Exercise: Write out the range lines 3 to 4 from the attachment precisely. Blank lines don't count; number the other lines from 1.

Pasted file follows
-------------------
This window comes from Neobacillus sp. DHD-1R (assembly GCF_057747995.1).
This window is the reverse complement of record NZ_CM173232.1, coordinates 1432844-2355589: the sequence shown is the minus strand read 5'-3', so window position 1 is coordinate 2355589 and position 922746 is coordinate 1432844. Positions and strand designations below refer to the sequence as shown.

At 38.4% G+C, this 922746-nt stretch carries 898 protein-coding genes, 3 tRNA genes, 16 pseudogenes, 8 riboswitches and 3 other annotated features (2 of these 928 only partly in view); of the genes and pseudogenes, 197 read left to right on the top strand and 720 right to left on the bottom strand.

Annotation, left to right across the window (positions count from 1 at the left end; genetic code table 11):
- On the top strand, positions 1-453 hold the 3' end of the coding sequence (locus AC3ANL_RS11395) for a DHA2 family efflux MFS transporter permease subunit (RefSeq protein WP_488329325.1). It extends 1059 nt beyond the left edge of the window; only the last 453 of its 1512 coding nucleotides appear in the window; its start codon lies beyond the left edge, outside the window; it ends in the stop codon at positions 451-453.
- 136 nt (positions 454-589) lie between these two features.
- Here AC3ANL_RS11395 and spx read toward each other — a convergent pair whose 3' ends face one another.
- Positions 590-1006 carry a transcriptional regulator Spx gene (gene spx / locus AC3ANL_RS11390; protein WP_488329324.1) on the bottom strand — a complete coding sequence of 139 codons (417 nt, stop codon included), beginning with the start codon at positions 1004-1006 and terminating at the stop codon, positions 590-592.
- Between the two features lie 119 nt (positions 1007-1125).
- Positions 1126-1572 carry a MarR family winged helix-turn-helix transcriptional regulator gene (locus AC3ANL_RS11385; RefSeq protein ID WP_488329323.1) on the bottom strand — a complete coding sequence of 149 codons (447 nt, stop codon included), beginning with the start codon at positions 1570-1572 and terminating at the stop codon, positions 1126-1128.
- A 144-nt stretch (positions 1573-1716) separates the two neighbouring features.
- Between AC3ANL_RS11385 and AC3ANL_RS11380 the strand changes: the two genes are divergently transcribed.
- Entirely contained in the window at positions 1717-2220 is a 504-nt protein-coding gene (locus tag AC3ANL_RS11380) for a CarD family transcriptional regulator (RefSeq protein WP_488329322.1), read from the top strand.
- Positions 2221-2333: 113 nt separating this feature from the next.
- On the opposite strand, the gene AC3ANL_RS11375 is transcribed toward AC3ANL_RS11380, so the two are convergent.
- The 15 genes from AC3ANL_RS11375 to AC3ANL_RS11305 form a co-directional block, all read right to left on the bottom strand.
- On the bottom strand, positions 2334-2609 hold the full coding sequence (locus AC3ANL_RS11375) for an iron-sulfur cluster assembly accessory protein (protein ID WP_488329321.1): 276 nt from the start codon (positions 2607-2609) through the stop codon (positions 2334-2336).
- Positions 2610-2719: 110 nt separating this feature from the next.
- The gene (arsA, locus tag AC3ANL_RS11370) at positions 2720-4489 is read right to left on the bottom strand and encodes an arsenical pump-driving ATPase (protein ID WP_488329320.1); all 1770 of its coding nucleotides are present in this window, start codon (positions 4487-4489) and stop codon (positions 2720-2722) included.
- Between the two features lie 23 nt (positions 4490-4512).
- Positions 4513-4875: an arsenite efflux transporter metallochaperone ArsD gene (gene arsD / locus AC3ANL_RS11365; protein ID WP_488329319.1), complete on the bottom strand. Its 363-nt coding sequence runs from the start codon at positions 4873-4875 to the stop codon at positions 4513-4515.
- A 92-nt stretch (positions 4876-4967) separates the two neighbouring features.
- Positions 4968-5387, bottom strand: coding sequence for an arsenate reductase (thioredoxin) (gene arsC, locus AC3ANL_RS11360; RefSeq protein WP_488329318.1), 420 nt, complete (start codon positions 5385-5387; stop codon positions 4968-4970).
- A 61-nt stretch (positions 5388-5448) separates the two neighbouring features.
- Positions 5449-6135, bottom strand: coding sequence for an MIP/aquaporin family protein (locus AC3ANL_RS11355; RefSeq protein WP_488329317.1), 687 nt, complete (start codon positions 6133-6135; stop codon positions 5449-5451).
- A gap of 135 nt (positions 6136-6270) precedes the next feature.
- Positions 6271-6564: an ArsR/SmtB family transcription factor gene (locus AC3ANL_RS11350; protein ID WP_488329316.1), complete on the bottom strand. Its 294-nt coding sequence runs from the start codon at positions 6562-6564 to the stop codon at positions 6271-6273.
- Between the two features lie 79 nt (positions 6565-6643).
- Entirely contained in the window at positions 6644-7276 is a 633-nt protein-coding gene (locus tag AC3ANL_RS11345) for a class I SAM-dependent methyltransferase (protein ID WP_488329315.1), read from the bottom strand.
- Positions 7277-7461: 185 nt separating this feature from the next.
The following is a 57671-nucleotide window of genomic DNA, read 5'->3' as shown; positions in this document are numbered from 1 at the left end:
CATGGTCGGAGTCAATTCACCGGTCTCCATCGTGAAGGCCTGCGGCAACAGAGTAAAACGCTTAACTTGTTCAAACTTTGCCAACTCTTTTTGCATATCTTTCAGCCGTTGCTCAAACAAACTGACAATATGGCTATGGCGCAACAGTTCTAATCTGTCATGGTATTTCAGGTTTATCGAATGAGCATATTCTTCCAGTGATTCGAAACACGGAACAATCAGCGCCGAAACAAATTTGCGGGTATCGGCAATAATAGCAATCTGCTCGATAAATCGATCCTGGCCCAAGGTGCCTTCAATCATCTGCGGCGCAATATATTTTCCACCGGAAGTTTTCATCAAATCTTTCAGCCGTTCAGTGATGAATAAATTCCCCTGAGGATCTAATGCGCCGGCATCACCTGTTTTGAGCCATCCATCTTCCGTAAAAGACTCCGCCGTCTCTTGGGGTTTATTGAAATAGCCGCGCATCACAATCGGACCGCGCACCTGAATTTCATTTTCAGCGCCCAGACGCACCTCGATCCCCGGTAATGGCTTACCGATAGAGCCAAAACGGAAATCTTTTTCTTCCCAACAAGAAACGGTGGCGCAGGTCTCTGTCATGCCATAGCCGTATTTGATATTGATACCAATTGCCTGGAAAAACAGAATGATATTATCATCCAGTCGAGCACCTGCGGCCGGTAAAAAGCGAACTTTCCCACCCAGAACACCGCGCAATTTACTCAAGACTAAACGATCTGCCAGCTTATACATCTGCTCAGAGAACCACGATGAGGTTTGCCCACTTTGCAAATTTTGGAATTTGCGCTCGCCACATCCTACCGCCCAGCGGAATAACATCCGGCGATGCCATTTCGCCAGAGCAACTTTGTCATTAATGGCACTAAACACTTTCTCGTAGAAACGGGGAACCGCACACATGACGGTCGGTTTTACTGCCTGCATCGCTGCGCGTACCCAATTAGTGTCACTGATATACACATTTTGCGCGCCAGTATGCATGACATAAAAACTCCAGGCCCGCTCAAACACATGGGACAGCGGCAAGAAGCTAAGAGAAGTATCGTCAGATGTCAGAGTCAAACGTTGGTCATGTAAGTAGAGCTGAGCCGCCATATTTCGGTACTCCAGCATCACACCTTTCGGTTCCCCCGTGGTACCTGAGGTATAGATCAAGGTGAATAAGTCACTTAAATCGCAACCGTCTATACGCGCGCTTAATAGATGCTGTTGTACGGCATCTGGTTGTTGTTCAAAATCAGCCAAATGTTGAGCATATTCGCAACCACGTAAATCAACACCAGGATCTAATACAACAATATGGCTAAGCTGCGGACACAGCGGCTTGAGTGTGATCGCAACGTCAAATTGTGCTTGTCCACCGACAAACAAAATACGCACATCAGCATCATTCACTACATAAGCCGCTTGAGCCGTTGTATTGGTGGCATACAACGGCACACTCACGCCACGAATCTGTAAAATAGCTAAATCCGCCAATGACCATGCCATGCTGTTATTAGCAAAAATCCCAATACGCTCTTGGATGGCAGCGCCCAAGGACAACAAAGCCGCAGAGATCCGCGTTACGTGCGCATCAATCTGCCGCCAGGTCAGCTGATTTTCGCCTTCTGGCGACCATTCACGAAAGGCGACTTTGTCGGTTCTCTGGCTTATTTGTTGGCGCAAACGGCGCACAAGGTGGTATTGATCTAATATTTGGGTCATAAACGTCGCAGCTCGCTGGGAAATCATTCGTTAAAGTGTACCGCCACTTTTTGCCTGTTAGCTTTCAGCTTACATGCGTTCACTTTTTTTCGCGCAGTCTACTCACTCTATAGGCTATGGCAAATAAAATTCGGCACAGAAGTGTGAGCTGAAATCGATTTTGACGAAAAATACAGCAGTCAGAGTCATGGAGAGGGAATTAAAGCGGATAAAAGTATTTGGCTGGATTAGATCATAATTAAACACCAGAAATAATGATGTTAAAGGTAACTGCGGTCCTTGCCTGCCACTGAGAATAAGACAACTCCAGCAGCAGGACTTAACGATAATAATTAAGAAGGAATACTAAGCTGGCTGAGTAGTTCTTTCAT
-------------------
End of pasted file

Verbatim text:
At 38.4% G+C, this 922746-nt stretch carries 898 protein-coding genes, 3 tRNA genes, 16 pseudogenes, 8 riboswitches and 3 other annotated features (2 of these 928 only partly in view); of the genes and pseudogenes, 197 read left to right on the top strand and 720 right to left on the bottom strand.

Annotation, left to right across the window (positions count from 1 at the left end; genetic code table 11):